Venous insufficiency, or vein disease, is when the vein valves are not working properly. Blood begins to pool in the legs, ankles, and feet. People can experience minor cases of this vein disorder or extreme cases. Some people experience painful and chronic symptoms, while others have little to no symptoms at all. Often, a person can experience other vein disorders while having venous insufficiency, because not every vein problem is an insufficiency. Below are a view associated conditions that can coincide with venous sufficiency.
- Restless leg syndrome (RLS) is a condition where a person experiences the constant, strong urge to move his or her legs, especially in the evenings or in bed; it is known to disrupt sleep. This is a neurologic disorder. Many patients with venous insufficiency experience RLS.
Edema is swelling that occurs from inflammation or injury. When experiencing venous insufficiency, edema may occur when a blood clot develops in an inflamed vein. The clot prevents the blood from flowing properly, so an increased pressure and too much fluid moving from the blood vessels into the tissues occurs.
Stasis Dermatitis is a pooling of the blood in the veins in the legs from a venous insufficiency. Blood and other fluid will leak out of the veins and into tissues and the skin. The blood pooling and leaking can lead to inflammation, itching, and discoloration. The skin will develop a tissue-like appearance and turn a brownish/reddish color.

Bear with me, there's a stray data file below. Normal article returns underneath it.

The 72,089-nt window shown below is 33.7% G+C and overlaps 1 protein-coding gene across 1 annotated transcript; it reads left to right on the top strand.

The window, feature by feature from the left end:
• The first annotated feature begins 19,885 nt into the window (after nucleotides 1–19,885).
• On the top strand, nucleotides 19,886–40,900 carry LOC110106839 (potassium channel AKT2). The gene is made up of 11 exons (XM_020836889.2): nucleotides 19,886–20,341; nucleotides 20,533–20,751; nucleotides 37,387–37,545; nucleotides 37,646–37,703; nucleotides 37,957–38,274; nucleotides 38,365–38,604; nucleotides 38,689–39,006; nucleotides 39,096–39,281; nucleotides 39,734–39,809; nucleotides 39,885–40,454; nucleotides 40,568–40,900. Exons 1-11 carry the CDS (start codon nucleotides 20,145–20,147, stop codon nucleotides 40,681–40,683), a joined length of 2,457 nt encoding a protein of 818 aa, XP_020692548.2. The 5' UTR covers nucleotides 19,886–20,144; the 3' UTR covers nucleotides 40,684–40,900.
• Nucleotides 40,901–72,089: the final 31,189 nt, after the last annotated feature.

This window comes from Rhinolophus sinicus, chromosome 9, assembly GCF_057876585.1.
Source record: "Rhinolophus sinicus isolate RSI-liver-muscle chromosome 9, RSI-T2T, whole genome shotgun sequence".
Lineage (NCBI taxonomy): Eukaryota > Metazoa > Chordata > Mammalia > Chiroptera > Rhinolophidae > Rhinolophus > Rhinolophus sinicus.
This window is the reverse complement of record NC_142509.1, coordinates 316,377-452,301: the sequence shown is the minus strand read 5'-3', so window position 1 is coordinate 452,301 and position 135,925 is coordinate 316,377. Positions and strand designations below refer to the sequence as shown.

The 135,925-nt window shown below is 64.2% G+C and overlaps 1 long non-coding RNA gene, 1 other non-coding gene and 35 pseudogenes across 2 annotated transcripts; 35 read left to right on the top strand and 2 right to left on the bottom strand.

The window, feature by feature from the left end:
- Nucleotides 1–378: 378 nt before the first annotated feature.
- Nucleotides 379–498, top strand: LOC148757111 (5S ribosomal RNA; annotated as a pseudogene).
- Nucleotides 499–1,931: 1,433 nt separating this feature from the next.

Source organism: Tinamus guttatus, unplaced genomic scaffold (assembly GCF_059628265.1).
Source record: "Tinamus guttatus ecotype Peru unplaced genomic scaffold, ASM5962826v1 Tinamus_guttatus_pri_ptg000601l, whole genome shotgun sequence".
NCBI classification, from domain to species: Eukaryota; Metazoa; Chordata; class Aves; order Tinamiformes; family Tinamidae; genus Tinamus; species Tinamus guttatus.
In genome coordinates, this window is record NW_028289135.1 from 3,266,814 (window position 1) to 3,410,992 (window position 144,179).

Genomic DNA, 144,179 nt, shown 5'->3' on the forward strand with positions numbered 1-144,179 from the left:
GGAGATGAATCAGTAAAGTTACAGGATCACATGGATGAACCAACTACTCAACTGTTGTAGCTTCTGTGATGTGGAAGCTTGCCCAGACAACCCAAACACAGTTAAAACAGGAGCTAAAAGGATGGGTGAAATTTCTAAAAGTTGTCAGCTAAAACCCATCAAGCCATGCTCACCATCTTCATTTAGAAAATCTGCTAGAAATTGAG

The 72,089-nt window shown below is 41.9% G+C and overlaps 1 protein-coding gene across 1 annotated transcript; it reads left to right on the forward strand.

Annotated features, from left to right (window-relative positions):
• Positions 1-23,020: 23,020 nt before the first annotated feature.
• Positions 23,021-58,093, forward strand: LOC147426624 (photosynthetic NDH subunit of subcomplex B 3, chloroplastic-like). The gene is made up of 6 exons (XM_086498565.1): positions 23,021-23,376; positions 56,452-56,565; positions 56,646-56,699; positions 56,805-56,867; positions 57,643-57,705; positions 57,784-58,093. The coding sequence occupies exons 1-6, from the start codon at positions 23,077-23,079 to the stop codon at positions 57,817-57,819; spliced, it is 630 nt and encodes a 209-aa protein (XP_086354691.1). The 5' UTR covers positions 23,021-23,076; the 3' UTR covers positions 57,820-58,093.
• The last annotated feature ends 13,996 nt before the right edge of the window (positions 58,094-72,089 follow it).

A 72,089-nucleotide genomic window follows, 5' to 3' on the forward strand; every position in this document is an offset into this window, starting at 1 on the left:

Venous ulcers are an open sore that develop from a malfunctioning vein, and it develops when the blood isn’t being pushed back to the heart. The blood pooling in the legs creates excess pressure and fluid to form, which can lead to an ulcer. Ulcers can be painful, may smell, are uneven in shape, and may be surrounded by warm, tight, shiny, discolored skin.
Nighttime leg cramps are a good sign of a vein disorder; they occur from swelling in the veins and legs. As the day progresses, the swelling gets worse, so by nighttime there is a lot of fluid to move out of body’s tissues. When laying down, it can be hard for the veins in the legs to bring the blood back up the body. Leg cramps can disrupt sleep.
Orthopedic Leg Pain, Venous disease can cause pain in a person’s legs, knees, or ankles. This pain should be evaluated to rule out any vein disorder or insufficiency. If a vein issue is discovered, it should be treated first, so all the pain and swelling associated with the disorder/diseased vein will disappear before dealing with any other pains or arthritis in these areas.